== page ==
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Avoiding discrimination during pre-hire testing
  • Employers must be aware of potential discrimination issues that are linked to drug and alcohol testing.
  • The ADA prohibits testing individuals for alcohol before a job offer is made.
  • Because of ADA restrictions on medical inquiries, it is most practical to conduct drug tests after a job offer is made.

An employer’s substance abuse policy and drug and alcohol testing must comply with federal and state regulations. These include laws relating to discrimination, retaliation, and job-protected leave. An employer must make sure to respect an employee’s rights when:

  • Conducting a test,
  • Inquiring about use of drugs or alcohol,
  • An employee or job candidate is in recovery from substance abuse.

In addition, state drug testing and marijuana laws may have anti-discrimination provisions that must be taken into consideration.

When conducting pre-hire drug and alcohol tests, employers must respect employee rights. Testing must not be conducted in a discriminatory manner.

Testing some applicants but not others, or testing them at different stages in the hiring process, could bring about a discrimination claim. Singling out only certain people for a drug test before offering them a job is risky, as it may look like the company is discriminating against these individuals based on their age, sex, race, or religion.

The hiring process has several stages: the application stage, interview stage, and post-offer stage. The Americans with Disabilities Act (ADA), which applies to employers with 15 or more employees, restricts medical exams to the post-offer stage. A test for alcohol is a medical exam and cannot be given until a job offer has been made.

Drug tests are also typically conducted at the post-offer stage. If a drug test is positive, an employer may ask about lawful drug use that may have brought about the positive test. An employer may validate the test results by asking about lawful use drug use as a possible explanation for the positive test result.

Asking about failed drug tests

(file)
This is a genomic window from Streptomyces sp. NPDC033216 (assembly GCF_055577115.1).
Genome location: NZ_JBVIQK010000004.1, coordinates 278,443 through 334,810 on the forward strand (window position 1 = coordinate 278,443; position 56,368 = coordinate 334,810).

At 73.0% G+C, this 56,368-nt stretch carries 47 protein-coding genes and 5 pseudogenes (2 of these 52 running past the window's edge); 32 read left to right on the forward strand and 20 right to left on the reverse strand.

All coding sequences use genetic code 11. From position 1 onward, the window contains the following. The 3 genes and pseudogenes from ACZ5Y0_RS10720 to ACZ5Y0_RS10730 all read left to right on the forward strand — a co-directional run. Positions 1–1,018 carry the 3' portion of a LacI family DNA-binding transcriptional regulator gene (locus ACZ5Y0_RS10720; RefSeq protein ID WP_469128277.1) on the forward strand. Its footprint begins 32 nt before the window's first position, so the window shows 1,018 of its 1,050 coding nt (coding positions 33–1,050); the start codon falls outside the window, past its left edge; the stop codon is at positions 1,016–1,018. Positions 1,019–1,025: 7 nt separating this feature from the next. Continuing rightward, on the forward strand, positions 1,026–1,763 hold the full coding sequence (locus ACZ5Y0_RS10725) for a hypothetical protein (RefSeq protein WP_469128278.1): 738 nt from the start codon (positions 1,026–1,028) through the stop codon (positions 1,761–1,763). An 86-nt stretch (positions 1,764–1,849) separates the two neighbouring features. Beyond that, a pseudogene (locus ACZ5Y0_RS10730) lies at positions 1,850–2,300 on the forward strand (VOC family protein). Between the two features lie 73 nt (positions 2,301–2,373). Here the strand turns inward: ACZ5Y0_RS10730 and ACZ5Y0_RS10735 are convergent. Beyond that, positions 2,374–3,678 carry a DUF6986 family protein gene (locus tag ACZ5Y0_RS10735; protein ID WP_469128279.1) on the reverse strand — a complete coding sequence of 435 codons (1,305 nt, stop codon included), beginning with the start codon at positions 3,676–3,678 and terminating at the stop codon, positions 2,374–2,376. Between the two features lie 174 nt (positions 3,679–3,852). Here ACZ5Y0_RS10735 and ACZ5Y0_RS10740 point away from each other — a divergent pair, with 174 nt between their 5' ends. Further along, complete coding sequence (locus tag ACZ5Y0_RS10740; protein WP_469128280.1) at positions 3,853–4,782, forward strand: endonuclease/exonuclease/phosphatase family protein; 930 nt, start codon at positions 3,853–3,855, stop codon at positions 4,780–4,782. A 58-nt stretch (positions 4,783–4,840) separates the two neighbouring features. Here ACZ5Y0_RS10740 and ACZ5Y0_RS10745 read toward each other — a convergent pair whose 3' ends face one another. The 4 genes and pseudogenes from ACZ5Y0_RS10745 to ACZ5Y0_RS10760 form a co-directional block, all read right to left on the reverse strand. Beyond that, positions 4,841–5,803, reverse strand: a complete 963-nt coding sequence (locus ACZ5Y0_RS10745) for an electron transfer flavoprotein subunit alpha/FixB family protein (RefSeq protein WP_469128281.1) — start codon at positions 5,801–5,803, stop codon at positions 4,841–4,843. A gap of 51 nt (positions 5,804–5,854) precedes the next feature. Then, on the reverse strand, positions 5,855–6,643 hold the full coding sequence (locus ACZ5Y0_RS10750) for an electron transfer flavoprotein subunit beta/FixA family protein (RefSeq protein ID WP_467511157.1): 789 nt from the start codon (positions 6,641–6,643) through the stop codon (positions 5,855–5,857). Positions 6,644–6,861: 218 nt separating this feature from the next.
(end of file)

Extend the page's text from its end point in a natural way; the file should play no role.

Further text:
An employer may ask a job candidate about past illegal drug use, and may inform applicants of company policy to conduct pre-employment drug testing, but should be careful when asking about past failed tests.

As a best practice, the question should only be asked if it relates to the job the individual is applying for. Rejecting an applicant for a past failed drug test risks a discrimination claim, because the person may be in recovery and protected by the ADA.

For example, it would be risky to ask people applying for a janitorial position about whether the individual has ever failed a drug test for marijuana. A past failed drug test would not likely relate to job requirements and rejecting the person for a job would be problematic if the person is in recovery from drug addiction.

In addition, do not ask about failed drug tests on a job application unless the question is required by Department of Transportation (DOT) regulations or another law.

Who needs to be tested?

Employers can determine which candidates to test based on the job duties or requirements of the position the candidate is applying for. While it is best to test all candidates for a position at the same point in the process to avoid discrimination issues, employers do not necessarily need to test all applicants for all jobs. Employers could choose to test only those who are applying for a job in the same job category.

For example, a drug test might be given to applicants who will be driving a forklift, but not to employees entering clerical jobs. Employers can decide to test all candidates, or to test only those in certain job categories.

Employers may also need to test based on federal requirements if the job is for a safety-sensitive position, such as a driving position that falls under federal Department of Transportation (DOT) requirements.

Accommodations during the drug testing process

A person with a disability may require an accommodation for the way a drug test is conducted. An accommodation may need to be made if a person cannot take a drug or alcohol test because of a medical condition.

For example, an accommodation should be considered if a person cannot provide a urine sample because of a kidney condition.

The employer should discuss the matter with the employee or applicant to see if an alternative test (such as a hair test) is an option.

Discrimination issues relating to marijuana use

Some state marijuana laws contain anti-discrimination provisions, or link a marijuana law to a state anti-discrimination law.

If an individual has a medical marijuana card, in some states it could be problematic to deny an applicant the opportunity to take a drug test or deny employment based on an assumption that the person would fail the drug test. That could violate the anti-discrimination provisions of a state medical marijuana law.

In addition, other state medical marijuana laws have accommodation provisions that must be considered. In those states, an applicant should not be rejected until an employer has considered whether the applicant’s use of medical marijuana poses problems in the workplace.

Illegal drug use not protected

Someone who currently uses drugs illegally is not protected under the ADA. During the hiring process, a company may ask job applicants about their current illegal use of drugs. Questions may involve illegal drugs (cocaine, crack, heroin) and the illegal use of prescription drugs.

An applicant may be rejected on the basis of current use of illegal drugs, and an employer may take action because of an employee’s use of illegal drugs.